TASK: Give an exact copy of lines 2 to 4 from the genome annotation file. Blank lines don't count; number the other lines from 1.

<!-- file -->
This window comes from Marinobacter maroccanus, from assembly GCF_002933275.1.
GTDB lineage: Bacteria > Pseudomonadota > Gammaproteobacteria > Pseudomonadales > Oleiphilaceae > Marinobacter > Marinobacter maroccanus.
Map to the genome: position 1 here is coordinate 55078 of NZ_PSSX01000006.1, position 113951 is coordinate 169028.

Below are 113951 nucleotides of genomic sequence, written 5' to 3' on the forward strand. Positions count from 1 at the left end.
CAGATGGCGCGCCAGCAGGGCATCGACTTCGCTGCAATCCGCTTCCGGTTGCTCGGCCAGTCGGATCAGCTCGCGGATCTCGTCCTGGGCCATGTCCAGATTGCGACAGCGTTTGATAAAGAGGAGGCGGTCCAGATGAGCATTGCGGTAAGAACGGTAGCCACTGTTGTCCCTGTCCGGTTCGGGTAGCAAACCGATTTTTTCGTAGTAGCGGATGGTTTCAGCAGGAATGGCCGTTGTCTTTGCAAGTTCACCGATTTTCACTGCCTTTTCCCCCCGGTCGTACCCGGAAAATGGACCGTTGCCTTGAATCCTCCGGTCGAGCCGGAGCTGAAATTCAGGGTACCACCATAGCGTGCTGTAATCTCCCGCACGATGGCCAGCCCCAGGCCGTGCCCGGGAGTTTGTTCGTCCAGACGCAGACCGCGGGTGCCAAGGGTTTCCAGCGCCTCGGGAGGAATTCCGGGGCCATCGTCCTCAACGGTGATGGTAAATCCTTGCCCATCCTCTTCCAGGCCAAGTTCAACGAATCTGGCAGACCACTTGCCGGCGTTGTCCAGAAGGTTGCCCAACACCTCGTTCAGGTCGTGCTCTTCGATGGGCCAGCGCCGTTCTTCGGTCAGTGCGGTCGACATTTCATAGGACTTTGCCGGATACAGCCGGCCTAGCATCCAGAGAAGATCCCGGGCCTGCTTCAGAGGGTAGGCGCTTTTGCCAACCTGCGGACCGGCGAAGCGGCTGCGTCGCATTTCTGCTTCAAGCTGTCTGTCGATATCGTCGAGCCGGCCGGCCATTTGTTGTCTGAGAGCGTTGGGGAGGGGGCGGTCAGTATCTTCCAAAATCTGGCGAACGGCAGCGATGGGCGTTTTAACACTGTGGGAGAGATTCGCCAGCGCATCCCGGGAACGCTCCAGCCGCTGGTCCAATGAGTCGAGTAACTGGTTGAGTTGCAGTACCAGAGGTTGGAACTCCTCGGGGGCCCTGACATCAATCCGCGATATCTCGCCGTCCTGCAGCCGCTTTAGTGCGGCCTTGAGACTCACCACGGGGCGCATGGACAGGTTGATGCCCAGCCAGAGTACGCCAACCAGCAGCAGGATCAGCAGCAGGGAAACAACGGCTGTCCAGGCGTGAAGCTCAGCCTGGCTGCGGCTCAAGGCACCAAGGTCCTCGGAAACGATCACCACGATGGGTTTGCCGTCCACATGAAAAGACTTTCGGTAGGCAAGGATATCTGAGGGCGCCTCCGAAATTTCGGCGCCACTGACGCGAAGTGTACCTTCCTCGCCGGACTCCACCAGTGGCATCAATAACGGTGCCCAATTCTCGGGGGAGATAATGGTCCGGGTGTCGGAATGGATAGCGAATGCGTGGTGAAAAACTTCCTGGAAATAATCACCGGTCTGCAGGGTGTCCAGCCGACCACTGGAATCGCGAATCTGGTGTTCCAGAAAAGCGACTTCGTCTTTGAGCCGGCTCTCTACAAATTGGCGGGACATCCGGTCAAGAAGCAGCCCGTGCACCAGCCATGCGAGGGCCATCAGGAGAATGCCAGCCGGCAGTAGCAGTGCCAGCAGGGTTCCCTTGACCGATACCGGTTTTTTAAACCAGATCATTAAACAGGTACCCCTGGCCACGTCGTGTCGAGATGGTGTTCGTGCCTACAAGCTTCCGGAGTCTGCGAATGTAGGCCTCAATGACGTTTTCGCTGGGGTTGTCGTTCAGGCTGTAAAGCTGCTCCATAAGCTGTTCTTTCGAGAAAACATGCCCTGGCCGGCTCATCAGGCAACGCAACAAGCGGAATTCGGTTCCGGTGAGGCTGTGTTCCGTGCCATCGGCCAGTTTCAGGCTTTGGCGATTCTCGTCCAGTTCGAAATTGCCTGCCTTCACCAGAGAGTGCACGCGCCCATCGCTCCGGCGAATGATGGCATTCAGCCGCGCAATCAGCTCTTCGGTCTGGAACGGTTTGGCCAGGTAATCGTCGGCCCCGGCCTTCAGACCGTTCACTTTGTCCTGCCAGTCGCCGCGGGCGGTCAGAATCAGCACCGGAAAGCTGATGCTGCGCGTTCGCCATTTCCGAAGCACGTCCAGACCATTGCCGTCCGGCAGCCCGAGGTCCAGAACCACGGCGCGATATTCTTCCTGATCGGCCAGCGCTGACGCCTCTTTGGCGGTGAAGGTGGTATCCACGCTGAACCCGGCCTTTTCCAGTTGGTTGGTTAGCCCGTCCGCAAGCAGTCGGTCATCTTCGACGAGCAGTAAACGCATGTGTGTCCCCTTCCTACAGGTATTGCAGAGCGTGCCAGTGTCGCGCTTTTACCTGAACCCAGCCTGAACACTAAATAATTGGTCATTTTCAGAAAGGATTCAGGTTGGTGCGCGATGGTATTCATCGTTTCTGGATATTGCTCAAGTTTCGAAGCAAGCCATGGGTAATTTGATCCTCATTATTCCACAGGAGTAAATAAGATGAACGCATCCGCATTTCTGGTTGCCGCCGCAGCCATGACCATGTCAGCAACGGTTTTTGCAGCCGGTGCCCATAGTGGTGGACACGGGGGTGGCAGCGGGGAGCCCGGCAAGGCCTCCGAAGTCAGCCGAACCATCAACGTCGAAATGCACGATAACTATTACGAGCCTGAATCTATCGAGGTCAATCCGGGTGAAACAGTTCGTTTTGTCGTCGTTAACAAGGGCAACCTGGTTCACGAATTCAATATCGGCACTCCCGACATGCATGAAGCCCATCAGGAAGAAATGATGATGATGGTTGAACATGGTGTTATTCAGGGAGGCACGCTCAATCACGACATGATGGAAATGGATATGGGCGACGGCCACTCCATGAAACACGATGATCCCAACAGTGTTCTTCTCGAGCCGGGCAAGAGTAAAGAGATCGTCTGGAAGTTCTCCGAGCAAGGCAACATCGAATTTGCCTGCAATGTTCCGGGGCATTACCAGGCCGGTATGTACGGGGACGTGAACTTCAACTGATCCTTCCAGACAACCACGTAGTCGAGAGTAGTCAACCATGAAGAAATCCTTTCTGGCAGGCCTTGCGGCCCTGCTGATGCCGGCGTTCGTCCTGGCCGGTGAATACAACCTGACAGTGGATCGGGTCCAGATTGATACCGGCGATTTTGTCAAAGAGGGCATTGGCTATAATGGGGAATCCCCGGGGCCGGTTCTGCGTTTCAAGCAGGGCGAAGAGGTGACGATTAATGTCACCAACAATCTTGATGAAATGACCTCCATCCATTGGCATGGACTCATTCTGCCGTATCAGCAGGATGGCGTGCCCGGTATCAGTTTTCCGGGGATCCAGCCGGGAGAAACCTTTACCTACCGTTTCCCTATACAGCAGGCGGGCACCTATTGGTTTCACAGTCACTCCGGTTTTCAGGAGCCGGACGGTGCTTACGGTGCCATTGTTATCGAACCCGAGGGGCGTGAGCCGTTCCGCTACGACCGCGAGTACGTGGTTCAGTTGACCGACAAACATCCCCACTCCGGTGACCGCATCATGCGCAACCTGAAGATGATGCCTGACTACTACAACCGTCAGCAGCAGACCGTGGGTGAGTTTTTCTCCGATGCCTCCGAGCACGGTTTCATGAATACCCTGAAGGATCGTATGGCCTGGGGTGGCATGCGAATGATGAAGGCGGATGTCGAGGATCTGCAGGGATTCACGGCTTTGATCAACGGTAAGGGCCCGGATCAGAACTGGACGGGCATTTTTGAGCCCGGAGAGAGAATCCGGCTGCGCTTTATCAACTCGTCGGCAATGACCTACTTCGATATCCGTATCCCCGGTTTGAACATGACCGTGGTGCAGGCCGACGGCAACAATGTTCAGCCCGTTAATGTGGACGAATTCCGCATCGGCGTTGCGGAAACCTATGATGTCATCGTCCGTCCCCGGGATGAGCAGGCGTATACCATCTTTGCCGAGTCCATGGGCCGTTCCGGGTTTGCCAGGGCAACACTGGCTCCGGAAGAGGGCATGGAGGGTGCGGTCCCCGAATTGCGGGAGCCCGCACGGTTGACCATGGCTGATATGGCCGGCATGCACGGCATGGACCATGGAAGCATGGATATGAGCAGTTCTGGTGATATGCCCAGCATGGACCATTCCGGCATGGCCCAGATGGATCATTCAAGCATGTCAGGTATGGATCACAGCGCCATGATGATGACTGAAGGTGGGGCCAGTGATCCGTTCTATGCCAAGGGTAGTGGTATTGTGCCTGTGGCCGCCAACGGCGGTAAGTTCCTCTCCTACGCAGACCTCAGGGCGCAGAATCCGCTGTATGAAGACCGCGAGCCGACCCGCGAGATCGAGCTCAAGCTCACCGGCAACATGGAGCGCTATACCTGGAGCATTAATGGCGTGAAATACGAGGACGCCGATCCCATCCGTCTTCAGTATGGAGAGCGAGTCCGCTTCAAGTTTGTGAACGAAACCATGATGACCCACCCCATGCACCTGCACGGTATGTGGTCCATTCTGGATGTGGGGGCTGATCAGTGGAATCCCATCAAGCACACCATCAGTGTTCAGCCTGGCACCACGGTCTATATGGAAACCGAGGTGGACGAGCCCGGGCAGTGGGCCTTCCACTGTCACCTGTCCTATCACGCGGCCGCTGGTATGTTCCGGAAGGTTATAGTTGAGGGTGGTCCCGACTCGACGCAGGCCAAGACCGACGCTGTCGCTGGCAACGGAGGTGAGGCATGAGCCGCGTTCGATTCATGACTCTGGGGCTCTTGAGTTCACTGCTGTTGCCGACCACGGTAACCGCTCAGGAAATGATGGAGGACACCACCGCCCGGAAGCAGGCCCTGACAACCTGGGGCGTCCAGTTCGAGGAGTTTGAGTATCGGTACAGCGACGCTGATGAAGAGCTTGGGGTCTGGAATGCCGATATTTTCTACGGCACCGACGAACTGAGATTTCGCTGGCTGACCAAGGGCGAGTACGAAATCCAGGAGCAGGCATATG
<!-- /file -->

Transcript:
GTDB lineage: Bacteria > Pseudomonadota > Gammaproteobacteria > Pseudomonadales > Oleiphilaceae > Marinobacter > Marinobacter maroccanus.
Map to the genome: position 1 here is coordinate 55078 of NZ_PSSX01000006.1, position 113951 is coordinate 169028.

Below are 113951 nucleotides of genomic sequence, written 5' to 3' on the forward strand. Positions count from 1 at the left end.